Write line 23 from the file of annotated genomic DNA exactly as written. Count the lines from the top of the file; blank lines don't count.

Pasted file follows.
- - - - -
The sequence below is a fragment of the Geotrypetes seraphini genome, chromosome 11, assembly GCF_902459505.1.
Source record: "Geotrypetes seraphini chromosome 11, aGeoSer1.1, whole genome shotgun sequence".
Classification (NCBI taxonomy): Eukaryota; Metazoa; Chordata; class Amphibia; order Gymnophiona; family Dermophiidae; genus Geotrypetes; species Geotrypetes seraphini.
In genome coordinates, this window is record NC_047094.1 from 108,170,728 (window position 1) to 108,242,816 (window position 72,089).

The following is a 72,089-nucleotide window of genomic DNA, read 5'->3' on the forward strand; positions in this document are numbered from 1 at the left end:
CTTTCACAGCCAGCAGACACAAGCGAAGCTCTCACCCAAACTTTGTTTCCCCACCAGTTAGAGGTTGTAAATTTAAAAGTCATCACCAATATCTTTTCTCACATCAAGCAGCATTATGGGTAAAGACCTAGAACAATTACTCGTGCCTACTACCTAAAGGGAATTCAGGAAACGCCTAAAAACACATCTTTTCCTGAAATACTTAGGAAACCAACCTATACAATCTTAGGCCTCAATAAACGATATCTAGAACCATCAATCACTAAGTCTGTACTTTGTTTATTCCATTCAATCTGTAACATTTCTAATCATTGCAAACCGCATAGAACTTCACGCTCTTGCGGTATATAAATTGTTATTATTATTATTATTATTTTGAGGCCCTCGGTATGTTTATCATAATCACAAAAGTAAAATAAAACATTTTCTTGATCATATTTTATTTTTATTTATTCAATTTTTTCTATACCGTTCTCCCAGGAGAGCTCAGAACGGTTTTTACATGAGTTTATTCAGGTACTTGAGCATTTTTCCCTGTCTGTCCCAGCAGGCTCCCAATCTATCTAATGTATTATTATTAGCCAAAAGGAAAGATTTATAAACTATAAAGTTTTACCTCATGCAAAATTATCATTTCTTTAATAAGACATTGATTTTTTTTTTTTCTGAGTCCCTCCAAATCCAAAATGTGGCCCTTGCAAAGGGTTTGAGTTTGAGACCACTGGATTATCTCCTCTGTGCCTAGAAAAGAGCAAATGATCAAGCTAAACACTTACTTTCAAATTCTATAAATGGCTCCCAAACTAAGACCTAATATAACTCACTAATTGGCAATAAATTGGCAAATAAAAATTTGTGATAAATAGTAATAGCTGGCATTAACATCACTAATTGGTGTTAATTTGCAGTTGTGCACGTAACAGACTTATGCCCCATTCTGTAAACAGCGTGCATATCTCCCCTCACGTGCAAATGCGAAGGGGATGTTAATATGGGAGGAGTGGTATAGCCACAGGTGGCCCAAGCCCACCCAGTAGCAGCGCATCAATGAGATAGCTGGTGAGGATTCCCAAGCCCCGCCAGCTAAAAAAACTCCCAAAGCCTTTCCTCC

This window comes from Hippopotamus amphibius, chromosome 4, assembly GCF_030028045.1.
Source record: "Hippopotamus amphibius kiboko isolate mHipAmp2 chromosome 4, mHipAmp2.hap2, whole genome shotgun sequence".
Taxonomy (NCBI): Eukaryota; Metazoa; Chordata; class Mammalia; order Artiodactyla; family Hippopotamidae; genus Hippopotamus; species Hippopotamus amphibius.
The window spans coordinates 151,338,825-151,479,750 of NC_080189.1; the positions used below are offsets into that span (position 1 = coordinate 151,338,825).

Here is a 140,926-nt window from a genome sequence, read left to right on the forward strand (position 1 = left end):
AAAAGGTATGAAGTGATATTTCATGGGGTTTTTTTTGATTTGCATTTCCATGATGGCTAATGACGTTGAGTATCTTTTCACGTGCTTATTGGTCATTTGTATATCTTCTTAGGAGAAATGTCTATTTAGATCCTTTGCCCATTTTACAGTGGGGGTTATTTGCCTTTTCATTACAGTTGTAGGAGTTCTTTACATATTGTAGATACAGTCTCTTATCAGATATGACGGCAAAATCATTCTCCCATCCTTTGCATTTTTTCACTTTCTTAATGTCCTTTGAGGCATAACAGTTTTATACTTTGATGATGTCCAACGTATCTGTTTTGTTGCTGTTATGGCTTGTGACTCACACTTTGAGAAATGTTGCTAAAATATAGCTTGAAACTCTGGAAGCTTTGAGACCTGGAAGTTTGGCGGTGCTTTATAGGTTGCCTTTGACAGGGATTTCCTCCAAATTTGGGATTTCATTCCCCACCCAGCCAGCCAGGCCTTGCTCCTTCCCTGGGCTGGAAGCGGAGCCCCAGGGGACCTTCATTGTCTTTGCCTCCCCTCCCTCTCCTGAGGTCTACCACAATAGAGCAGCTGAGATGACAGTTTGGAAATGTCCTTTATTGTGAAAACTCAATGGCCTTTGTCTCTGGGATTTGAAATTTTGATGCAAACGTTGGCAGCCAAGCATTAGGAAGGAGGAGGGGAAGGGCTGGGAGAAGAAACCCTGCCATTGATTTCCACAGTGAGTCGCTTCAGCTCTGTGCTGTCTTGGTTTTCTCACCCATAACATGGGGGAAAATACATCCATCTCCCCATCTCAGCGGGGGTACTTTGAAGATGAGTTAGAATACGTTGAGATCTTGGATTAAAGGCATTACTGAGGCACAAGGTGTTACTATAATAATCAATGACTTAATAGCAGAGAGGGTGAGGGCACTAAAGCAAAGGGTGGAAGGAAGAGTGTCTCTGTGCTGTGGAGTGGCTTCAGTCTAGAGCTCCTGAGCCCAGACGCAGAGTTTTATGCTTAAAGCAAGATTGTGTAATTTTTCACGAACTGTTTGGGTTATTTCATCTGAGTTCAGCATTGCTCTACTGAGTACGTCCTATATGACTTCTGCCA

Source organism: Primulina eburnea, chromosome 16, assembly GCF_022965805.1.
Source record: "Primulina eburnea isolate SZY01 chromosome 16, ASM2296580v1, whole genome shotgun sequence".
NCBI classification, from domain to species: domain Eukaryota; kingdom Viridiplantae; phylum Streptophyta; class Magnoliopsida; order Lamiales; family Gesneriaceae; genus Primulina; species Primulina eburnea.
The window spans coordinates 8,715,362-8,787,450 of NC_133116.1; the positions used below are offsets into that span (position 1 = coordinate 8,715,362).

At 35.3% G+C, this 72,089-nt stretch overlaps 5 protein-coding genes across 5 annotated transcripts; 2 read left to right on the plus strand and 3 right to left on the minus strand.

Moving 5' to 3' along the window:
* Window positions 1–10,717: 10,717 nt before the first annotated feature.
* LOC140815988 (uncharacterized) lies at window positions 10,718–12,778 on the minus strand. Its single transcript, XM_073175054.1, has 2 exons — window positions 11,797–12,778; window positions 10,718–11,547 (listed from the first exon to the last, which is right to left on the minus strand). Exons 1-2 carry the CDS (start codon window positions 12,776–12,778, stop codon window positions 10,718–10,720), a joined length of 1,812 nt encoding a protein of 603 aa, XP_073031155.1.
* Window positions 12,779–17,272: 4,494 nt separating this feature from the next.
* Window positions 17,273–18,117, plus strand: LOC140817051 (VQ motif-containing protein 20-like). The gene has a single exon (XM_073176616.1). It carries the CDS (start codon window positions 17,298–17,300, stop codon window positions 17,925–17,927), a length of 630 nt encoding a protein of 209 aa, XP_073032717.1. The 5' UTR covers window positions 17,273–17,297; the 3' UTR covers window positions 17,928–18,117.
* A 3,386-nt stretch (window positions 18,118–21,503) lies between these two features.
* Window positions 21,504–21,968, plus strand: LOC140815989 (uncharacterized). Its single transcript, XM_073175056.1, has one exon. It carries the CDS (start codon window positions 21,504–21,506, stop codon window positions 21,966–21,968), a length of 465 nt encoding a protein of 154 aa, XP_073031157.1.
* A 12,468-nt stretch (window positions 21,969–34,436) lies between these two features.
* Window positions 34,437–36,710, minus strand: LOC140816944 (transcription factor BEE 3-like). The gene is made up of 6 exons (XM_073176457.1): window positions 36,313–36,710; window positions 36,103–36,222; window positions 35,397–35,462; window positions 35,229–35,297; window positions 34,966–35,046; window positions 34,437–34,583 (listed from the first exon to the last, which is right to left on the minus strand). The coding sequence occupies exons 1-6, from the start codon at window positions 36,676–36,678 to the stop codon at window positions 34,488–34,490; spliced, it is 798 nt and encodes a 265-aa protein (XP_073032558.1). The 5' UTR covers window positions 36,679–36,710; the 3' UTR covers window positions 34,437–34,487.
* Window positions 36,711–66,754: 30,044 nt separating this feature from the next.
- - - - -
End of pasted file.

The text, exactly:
* A 3,386-nt stretch (window positions 18,118–21,503) lies between these two features.